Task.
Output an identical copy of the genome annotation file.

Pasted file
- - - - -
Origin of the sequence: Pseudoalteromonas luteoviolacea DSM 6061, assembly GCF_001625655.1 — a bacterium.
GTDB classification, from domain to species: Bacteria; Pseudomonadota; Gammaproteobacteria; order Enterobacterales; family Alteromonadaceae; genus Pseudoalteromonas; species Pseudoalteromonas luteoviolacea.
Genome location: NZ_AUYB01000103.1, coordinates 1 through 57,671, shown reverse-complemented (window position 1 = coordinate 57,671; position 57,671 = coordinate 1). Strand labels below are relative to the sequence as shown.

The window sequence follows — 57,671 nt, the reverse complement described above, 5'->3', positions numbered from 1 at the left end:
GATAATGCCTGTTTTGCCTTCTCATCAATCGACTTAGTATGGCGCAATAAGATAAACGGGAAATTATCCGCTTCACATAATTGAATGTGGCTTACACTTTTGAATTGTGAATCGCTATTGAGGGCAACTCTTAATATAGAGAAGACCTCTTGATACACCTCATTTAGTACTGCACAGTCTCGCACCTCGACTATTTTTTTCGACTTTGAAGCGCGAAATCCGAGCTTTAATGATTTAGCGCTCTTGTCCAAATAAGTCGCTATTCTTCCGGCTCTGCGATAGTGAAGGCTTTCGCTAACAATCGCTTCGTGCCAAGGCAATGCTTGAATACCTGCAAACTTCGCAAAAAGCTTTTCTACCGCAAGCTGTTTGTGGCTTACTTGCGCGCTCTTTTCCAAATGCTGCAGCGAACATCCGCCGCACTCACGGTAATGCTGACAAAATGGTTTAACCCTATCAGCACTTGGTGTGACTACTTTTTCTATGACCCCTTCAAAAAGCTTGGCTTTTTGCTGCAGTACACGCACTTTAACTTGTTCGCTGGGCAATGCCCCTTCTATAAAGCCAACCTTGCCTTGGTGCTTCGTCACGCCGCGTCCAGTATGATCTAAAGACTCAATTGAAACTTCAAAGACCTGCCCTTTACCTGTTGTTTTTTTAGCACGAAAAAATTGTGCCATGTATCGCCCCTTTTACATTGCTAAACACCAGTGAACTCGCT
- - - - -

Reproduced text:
Origin of the sequence: Pseudoalteromonas luteoviolacea DSM 6061, assembly GCF_001625655.1 — a bacterium.
GTDB classification, from domain to species: Bacteria; Pseudomonadota; Gammaproteobacteria; order Enterobacterales; family Alteromonadaceae; genus Pseudoalteromonas; species Pseudoalteromonas luteoviolacea.
Genome location: NZ_AUYB01000103.1, coordinates 1 through 57,671, shown reverse-complemented (window position 1 = coordinate 57,671; position 57,671 = coordinate 1). Strand labels below are relative to the sequence as shown.

The window sequence follows — 57,671 nt, the reverse complement described above, 5'->3', positions numbered from 1 at the left end:
GATAATGCCTGTTTTGCCTTCTCATCAATCGACTTAGTATGGCGCAATAAGATAAACGGGAAATTATCCGCTTCACATAATTGAATGTGGCTTACACTTTTGAATTGTGAATCGCTATTGAGGGCAACTCTTAATATAGAGAAGACCTCTTGATACACCTCATTTAGTACTGCACAGTCTCGCACCTCGACTATTTTTTTCGACTTTGAAGCGCGAAATCCGAGCTTTAATGATTTAGCGCTCTTGTCCAAATAAGTCGCTATTCTTCCGGCTCTGCGATAGTGAAGGCTTTCGCTAACAATCGCTTCGTGCCAAGGCAATGCTTGAATACCTGCAAACTTCGCAAAAAGCTTTTCTACCGCAAGCTGTTTGTGGCTTACTTGCGCGCTCTTTTCCAAATGCTGCAGCGAACATCCGCCGCACTCACGGTAATGCTGACAAAATGGTTTAACCCTATCAGCACTTGGTGTGACTACTTTTTCTATGACCCCTTCAAAAAGCTTGGCTTTTTGCTGCAGTACACGCACTTTAACTTGTTCGCTGGGCAATGCCCCTTCTATAAAGCCAACCTTGCCTTGGTGCTTCGTCACGCCGCGTCCAGTATGATCTAAAGACTCAATTGAAACTTCAAAGACCTGCCCTTTACCTGTTGTTTTTTTAGCACGAAAAAATTGTGCCATGTATCGCCCCTTTTACATTGCTAAACACCAGTGAACTCGCT